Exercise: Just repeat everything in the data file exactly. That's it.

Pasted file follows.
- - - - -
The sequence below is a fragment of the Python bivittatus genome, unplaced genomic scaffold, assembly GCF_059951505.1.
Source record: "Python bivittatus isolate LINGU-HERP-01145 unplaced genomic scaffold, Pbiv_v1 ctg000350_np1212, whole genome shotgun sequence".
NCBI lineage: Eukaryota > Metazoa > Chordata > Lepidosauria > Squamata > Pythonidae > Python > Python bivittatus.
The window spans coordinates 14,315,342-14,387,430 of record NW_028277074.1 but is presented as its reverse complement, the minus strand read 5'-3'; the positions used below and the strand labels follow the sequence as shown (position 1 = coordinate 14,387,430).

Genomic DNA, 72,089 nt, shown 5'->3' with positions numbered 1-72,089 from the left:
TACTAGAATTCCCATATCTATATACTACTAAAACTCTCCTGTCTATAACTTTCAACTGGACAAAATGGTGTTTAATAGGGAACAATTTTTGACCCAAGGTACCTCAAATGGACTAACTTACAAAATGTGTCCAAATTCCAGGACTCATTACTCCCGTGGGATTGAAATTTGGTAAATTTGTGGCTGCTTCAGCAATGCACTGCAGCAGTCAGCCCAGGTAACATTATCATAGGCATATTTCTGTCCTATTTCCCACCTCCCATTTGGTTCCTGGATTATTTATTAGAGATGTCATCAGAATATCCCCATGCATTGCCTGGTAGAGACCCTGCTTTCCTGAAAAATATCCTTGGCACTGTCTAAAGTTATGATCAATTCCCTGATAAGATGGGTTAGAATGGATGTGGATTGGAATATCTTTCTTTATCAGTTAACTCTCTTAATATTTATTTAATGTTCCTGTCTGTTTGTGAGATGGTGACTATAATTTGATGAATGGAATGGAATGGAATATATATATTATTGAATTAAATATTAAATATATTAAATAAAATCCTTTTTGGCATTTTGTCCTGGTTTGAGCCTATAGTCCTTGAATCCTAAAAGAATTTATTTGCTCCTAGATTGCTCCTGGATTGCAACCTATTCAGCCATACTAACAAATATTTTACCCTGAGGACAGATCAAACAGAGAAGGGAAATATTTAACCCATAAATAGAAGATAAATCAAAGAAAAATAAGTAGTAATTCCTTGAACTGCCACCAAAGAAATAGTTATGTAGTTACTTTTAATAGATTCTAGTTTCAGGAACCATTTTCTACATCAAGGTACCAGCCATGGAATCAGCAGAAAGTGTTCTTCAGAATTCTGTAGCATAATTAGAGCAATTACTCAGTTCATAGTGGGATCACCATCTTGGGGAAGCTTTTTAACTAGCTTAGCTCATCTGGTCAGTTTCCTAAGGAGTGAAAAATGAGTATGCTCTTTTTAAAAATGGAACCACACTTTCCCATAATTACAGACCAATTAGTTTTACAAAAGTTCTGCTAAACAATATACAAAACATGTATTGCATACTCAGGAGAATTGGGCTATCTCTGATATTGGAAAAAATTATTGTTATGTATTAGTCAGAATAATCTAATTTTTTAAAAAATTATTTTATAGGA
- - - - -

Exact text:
The sequence below is a fragment of the Python bivittatus genome, unplaced genomic scaffold, assembly GCF_059951505.1.
Source record: "Python bivittatus isolate LINGU-HERP-01145 unplaced genomic scaffold, Pbiv_v1 ctg000350_np1212, whole genome shotgun sequence".
NCBI lineage: Eukaryota > Metazoa > Chordata > Lepidosauria > Squamata > Pythonidae > Python > Python bivittatus.
The window spans coordinates 14,315,342-14,387,430 of record NW_028277074.1 but is presented as its reverse complement, the minus strand read 5'-3'; the positions used below and the strand labels follow the sequence as shown (position 1 = coordinate 14,387,430).

Genomic DNA, 72,089 nt, shown 5'->3' with positions numbered 1-72,089 from the left:
TACTAGAATTCCCATATCTATATACTACTAAAACTCTCCTGTCTATAACTTTCAACTGGACAAAATGGTGTTTAATAGGGAACAATTTTTGACCCAAGGTACCTCAAATGGACTAACTTACAAAATGTGTCCAAATTCCAGGACTCATTACTCCCGTGGGATTGAAATTTGGTAAATTTGTGGCTGCTTCAGCAATGCACTGCAGCAGTCAGCCCAGGTAACATTATCATAGGCATATTTCTGTCCTATTTCCCACCTCCCATTTGGTTCCTGGATTATTTATTAGAGATGTCATCAGAATATCCCCATGCATTGCCTGGTAGAGACCCTGCTTTCCTGAAAAATATCCTTGGCACTGTCTAAAGTTATGATCAATTCCCTGATAAGATGGGTTAGAATGGATGTGGATTGGAATATCTTTCTTTATCAGTTAACTCTCTTAATATTTATTTAATGTTCCTGTCTGTTTGTGAGATGGTGACTATAATTTGATGAATGGAATGGAATGGAATATATATATTATTGAATTAAATATTAAATATATTAAATAAAATCCTTTTTGGCATTTTGTCCTGGTTTGAGCCTATAGTCCTTGAATCCTAAAAGAATTTATTTGCTCCTAGATTGCTCCTGGATTGCAACCTATTCAGCCATACTAACAAATATTTTACCCTGAGGACAGATCAAACAGAGAAGGGAAATATTTAACCCATAAATAGAAGATAAATCAAAGAAAAATAAGTAGTAATTCCTTGAACTGCCACCAAAGAAATAGTTATGTAGTTACTTTTAATAGATTCTAGTTTCAGGAACCATTTTCTACATCAAGGTACCAGCCATGGAATCAGCAGAAAGTGTTCTTCAGAATTCTGTAGCATAATTAGAGCAATTACTCAGTTCATAGTGGGATCACCATCTTGGGGAAGCTTTTTAACTAGCTTAGCTCATCTGGTCAGTTTCCTAAGGAGTGAAAAATGAGTATGCTCTTTTTAAAAATGGAACCACACTTTCCCATAATTACAGACCAATTAGTTTTACAAAAGTTCTGCTAAACAATATACAAAACATGTATTGCATACTCAGGAGAATTGGGCTATCTCTGATATTGGAAAAAATTATTGTTATGTATTAGTCAGAATAATCTAATTTTTTAAAAAATTATTTTATAGGA